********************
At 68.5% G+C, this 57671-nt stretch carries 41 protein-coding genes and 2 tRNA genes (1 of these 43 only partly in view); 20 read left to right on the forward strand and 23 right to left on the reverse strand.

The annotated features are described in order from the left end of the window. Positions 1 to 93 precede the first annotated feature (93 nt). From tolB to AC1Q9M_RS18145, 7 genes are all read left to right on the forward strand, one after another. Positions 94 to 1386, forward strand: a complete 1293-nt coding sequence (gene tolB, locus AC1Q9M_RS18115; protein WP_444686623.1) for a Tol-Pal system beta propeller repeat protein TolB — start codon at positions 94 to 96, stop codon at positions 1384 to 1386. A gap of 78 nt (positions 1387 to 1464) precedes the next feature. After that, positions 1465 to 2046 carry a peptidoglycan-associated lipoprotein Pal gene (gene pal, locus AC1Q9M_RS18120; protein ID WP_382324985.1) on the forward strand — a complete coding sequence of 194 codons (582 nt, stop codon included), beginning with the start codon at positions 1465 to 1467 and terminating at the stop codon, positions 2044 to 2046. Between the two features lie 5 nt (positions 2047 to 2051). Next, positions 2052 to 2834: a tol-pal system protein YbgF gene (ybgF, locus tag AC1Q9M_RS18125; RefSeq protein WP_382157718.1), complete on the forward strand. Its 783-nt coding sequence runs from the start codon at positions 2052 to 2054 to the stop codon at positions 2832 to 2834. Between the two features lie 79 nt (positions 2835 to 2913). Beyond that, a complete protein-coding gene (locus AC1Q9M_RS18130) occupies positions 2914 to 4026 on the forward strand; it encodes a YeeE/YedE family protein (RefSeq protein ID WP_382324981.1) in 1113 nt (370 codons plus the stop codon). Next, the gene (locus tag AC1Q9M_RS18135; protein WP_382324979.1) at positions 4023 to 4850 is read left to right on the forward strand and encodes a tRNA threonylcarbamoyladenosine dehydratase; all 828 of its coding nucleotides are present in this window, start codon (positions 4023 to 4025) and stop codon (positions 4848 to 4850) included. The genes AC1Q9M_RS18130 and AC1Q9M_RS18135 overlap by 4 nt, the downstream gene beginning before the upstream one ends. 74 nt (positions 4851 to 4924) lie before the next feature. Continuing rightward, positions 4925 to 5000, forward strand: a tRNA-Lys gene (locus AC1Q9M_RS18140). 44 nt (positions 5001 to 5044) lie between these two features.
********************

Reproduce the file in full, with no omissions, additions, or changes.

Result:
At 68.5% G+C, this 57671-nt stretch carries 41 protein-coding genes and 2 tRNA genes (1 of these 43 only partly in view); 20 read left to right on the forward strand and 23 right to left on the reverse strand.

The annotated features are described in order from the left end of the window. Positions 1 to 93 precede the first annotated feature (93 nt). From tolB to AC1Q9M_RS18145, 7 genes are all read left to right on the forward strand, one after another. Positions 94 to 1386, forward strand: a complete 1293-nt coding sequence (gene tolB, locus AC1Q9M_RS18115; protein WP_444686623.1) for a Tol-Pal system beta propeller repeat protein TolB — start codon at positions 94 to 96, stop codon at positions 1384 to 1386. A gap of 78 nt (positions 1387 to 1464) precedes the next feature. After that, positions 1465 to 2046 carry a peptidoglycan-associated lipoprotein Pal gene (gene pal, locus AC1Q9M_RS18120; protein ID WP_382324985.1) on the forward strand — a complete coding sequence of 194 codons (582 nt, stop codon included), beginning with the start codon at positions 1465 to 1467 and terminating at the stop codon, positions 2044 to 2046. Between the two features lie 5 nt (positions 2047 to 2051). Next, positions 2052 to 2834: a tol-pal system protein YbgF gene (ybgF, locus tag AC1Q9M_RS18125; RefSeq protein WP_382157718.1), complete on the forward strand. Its 783-nt coding sequence runs from the start codon at positions 2052 to 2054 to the stop codon at positions 2832 to 2834. Between the two features lie 79 nt (positions 2835 to 2913). Beyond that, a complete protein-coding gene (locus AC1Q9M_RS18130) occupies positions 2914 to 4026 on the forward strand; it encodes a YeeE/YedE family protein (RefSeq protein ID WP_382324981.1) in 1113 nt (370 codons plus the stop codon). Next, the gene (locus tag AC1Q9M_RS18135; protein WP_382324979.1) at positions 4023 to 4850 is read left to right on the forward strand and encodes a tRNA threonylcarbamoyladenosine dehydratase; all 828 of its coding nucleotides are present in this window, start codon (positions 4023 to 4025) and stop codon (positions 4848 to 4850) included. The genes AC1Q9M_RS18130 and AC1Q9M_RS18135 overlap by 4 nt, the downstream gene beginning before the upstream one ends. 74 nt (positions 4851 to 4924) lie before the next feature. Continuing rightward, positions 4925 to 5000, forward strand: a tRNA-Lys gene (locus AC1Q9M_RS18140). 44 nt (positions 5001 to 5044) lie between these two features.